Big Fish: the Potential of Social Media?

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Our sweet Magnolia parked in front of my grandparents home– a place of refuge for any passerby needing a warm meal and a bedtime story.

Today is my Grandma’s birthday. She is a woman who has lived nine more lives than most of us ever will, and she has the stories to back it up. I grew up sitting at her feet with my cousins while she entranced us with her stories– all based on truths, with perhaps minor (ok, sometimes major) embellishments. My entire childhood I could never figure out how a little indian boy from a reservation in New Mexico could grow up to be my grandma, but she was so convincing in her tales of running barefoot through the red dirt, that the logistics didn’t really matter. What was more important was the picture of adventure she was able to paint for me. I wanted to explore the guano bat caves and dart through the sagebrush, watching desert sunsets fall behind the plateaus. Her stories let me taste adventure.

Coming into a new age of technology, where adventure story telling has taken off on various social media platforms, I am left wondering if what Matt and I present to the world through Instagram and blog posts have the same effect on others as my grandma had on me. Of course, I could never match her ability to tell a story– full of drama, laughter, anticipation, and tears. But, as Matt and I have created the story of “The Bus Life,” we have a desire to inspire others to get outside and adventure more. We have worked hard for this life without boundaries, and we wake up in wonderment of what each day might hold. I know this is a unique and perhaps temporary stage of life, but I’d like to think we can live this way forever. I want to strap on my skis, tie up my rope, and tighten my shoes each day as we venture off into a mountainous horizon. If something were to happen, and we end up working full-time jobs again, we always have these stories to look back on to encourage us to keep getting outside adventuring daily.

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Photo taken by our friend Dan Clayton on one of our many desert adventures.

Over the past months there has been a lot of commentary about social media painting an unrealistic picture of reality. I agree with this on the one hand, but on the other, I find it absurd that we take social media so seriously. Models post pretty, edited photos of themselves selling others on the brand  they are paid to advertise, parents post the successes of growing children, and adventurous folk post pictures of their conquests. These are all just parts of people’s lives, regardless of who they are. Of course there is no way of telling the whole story, nor is that something I, and I would imagine others, want to do. As authentically as a person tries to present themselves on social media, it is impossible to know what it is like to live in their shoes (or shorts– Matt hardly ever wears shoes.) Private moments of self-doubt, tender moments between friends, and the many, many daily mistakes we all make are not the things I (or others) want to broadcast on social media. In the end, the snapshots we all present are just pretty pictures and words giving a brief idea of an experience that we can choose to admire, and perhaps be inspired by. I find this to be a beautiful thing.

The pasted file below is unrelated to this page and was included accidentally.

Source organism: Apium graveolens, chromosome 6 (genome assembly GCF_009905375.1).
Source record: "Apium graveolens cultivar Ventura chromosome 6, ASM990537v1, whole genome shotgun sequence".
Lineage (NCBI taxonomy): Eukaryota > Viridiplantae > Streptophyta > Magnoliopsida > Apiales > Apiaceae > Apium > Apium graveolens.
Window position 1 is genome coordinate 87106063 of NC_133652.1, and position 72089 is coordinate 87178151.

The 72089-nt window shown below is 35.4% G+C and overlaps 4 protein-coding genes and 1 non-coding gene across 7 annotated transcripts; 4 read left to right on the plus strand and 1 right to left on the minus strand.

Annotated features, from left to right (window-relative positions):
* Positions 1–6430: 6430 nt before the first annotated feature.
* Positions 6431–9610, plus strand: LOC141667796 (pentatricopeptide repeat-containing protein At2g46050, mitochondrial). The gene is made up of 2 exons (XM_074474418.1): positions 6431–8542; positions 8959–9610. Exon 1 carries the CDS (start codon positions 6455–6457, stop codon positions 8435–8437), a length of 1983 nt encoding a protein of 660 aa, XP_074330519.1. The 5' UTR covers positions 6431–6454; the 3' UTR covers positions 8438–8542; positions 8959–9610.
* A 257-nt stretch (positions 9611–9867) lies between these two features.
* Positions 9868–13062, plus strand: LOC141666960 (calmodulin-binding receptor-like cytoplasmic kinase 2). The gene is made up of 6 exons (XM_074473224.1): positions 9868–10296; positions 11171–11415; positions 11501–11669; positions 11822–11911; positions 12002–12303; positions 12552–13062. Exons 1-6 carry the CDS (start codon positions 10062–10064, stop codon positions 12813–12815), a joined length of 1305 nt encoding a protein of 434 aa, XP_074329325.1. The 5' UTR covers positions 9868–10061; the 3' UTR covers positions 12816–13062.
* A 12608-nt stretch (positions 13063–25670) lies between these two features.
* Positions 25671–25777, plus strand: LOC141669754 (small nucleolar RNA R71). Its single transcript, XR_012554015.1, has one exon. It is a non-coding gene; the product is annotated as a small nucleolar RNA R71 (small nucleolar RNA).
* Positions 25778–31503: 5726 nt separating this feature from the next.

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My grandparents, Howard and Esther, displaying hand-turned wood bowls at their local farmer’s market.

Now that I have jumped up on the soap box of social media commentary, I want to bring you back to my grandma and her storytelling. For many years of her life, my grandma traveled through the south pacific as a missionary with my grandpa. Imagine the cutest little couple from Las Vegas, Nevada, fully immersing themselves in Polynesian culture, far away from the life they were accustomed to living. They learned from the natives and shared their own skills of art, woodworking, english, and religion with strangers they now call family. My grandma tells stories of sea serpents acting as guardian angels while shipwrecked missionaries swim their way back to shore, and of a broken man coming from the dark world of a wretched god into a world of light and love with a new religion and beautiful family. Story after story. Experience after experience. My grandma tells her stories, and I still listen with the same wonderment I had as a child– even though I can’t always determine truth from fiction. If the story inspires, are the fuzzy details really that important?

We are all masters of our own storytelling– and let us all tell our stories! As creatures yearning to connect, we now more than ever, have a platform to express ourselves. Let us all learn from each other and find inspiration daily. And please, let us not take each other, and particularly each other on social media, so damn seriously.

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